The Surprising Humanity of James Franco’s ‘The Disaster Artist’

The Disaster Artist was one of the best and, surprisingly, most well-balanced movies I’ve seen in awhile. If you haven’t seen it yet, I highly encourage you to—but only after you watch The Room first. The Disaster Artist is about aspiring filmmaker Tommy Wiseau and his efforts to make a movie called, The Room, which was once called “the greatest bad movie ever made.”

The Room has a lame plot and absolutely horrible acting, which is why it’s also been called “the Citizen Kane of bad movies.” Half of the movie just doesn’t make sense, and there are random scenes and characters thrown in, along with some very uncomfortable and exaggerated sex scenes. The Room is so awful that it’s laughable. And I’m not the only one who thinks so—it grossed just $1,800 when it premiered in 2003. But since then, it’s become a cult classic with fans lauding writer, director, and star Tommy Wiseau for his terrible movie.

On the opposite end of the spectrum, The Disaster Artist was such a great movie that it’s already been nominated for two Golden Globes, and it has a 94 percent rating on Rotten Tomatoes. It has a stellar cast, including James and Dave Franco as well as Seth Rogen, Alison Brie, Josh Hutcherson, Kate Upton, and Zac Efron. I was quite impressed with James Franco’s spot-on impersonation of Tommy Wiseau’s thick, unusual accent and mannerisms, and the costumes and sets were identical to The Room—they show scenes side-by-side during the credits and even most of the lines match perfectly. But it wasn’t the amazing cast and accuracy that got this movie such high ratings—it was the touching respect shown for Tommy Wiseau.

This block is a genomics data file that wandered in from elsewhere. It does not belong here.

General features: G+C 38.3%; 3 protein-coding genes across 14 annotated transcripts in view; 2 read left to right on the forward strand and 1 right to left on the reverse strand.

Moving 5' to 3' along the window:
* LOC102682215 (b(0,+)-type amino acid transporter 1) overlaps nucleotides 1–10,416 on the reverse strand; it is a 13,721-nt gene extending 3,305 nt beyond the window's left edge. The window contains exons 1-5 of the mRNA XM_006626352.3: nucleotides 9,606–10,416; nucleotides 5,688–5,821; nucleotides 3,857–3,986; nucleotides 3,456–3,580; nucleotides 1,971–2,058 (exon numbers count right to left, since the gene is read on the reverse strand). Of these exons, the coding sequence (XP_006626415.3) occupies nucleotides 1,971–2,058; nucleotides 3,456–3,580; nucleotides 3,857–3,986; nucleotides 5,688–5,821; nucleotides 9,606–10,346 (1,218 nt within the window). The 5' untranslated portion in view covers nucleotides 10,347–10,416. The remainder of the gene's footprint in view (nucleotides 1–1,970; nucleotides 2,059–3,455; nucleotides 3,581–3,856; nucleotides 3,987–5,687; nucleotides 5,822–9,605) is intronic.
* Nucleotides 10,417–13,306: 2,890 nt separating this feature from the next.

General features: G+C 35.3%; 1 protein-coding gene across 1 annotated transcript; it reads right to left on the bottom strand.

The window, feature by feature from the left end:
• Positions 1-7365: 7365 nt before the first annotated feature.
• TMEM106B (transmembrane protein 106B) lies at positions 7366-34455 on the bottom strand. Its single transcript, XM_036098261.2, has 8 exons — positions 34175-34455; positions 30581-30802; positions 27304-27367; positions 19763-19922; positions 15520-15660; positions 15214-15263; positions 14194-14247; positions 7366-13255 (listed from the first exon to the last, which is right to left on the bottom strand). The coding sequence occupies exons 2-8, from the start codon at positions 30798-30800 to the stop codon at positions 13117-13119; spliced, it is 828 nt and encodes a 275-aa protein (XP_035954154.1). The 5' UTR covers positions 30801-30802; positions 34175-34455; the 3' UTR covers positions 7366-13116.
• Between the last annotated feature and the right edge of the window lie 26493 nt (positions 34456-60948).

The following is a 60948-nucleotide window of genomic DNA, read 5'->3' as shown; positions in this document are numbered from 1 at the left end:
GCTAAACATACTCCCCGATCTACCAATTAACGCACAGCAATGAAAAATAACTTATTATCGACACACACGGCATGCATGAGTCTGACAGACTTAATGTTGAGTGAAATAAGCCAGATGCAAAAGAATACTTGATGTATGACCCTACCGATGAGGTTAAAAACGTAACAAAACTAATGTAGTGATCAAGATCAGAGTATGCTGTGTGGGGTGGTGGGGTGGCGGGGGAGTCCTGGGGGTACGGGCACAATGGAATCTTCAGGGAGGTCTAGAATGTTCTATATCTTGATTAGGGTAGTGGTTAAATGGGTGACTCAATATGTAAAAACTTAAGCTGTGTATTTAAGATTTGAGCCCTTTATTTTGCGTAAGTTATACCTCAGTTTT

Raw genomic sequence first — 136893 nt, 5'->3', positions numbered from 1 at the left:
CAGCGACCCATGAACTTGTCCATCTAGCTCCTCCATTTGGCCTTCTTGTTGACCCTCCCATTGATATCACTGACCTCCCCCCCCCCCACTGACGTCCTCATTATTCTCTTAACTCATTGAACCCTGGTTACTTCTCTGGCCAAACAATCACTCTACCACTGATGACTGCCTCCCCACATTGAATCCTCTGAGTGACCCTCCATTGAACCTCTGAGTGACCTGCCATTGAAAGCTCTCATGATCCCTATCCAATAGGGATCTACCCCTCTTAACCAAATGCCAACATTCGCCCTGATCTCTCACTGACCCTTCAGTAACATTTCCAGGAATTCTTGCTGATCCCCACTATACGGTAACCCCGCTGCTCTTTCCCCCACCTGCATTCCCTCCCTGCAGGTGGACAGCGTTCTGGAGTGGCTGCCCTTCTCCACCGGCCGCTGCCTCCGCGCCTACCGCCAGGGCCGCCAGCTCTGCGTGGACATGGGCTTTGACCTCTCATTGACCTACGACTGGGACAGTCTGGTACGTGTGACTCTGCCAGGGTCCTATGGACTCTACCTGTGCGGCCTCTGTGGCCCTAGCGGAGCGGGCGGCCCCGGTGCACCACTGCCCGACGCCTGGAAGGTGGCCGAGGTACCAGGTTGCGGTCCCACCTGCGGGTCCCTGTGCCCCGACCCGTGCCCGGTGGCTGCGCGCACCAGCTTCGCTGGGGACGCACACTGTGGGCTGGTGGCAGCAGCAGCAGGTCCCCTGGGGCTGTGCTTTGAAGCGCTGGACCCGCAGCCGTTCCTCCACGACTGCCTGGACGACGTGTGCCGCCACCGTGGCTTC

The Room was absolutely awful, plain and simple. The Disaster Artist could have easily torn Tommy Wiseau apart and made fun of him the entire time, but instead they took the high road and made The Disaster Artist a kind of tribute to Wiseau. Sure, there were plenty of scenes that made fun of his acting skills and his odd behavior, but it also portrayed him as human—losing his temper and getting emotional when he was hurt. It showed how much he valued his friendship with Greg (played by Dave Franco) and how much he supported him (in real life, the two are still best friends today). It showed how proud he was of his “masterpiece” and how devastated he was when it wasn’t well received. Instead of just being a slapstick comedy or a spoof, The Disaster Artist had depth and meaning, and it made it more relatable and engaging.

The main reason that The Disaster Artist evokes such respect for Wiseau is because director and star James Franco relates to him; Franco even wants Wiseau to accompany him to the Golden Globes. Wiseau created The Room because he couldn’t get a break in Hollywood, and Franco knows that struggle well. In an interview, Franco said of The Disaster Artist, “We were telling this weirdo story but, at the same time, we were kind of telling our story… We treat Tommy and Greg sympathetically, and in telling their story, we really are trying to tell the story of every dreamer.”

That’s what makes The Disaster Artist so great—even if you think Wiseau is crazy or weird, you can still relate to him. Many critics picked up on this, and one wrote, “Wiseau also makes a pretty good avatar for Franco himself: a mercurial, relentless performer whose ambition encompasses a thrilling willingness to crash and burn. And it’s that identification that makes the comedy work here, even at its broadest: Franco kids because he loves. Maybe even admires.”

Even though I laughed my way through The Room and mockingly recite some of the lines, The Disaster Artist made me respect Wiseau and even grow to appreciate what he was trying to do with his movie. Maybe more comedies should take notes from The Disaster Artist and add more human depth to their characters rather than merely poking fun at them; that’s the path to creating a true comedy masterpiece.

Image: New Line Cinema

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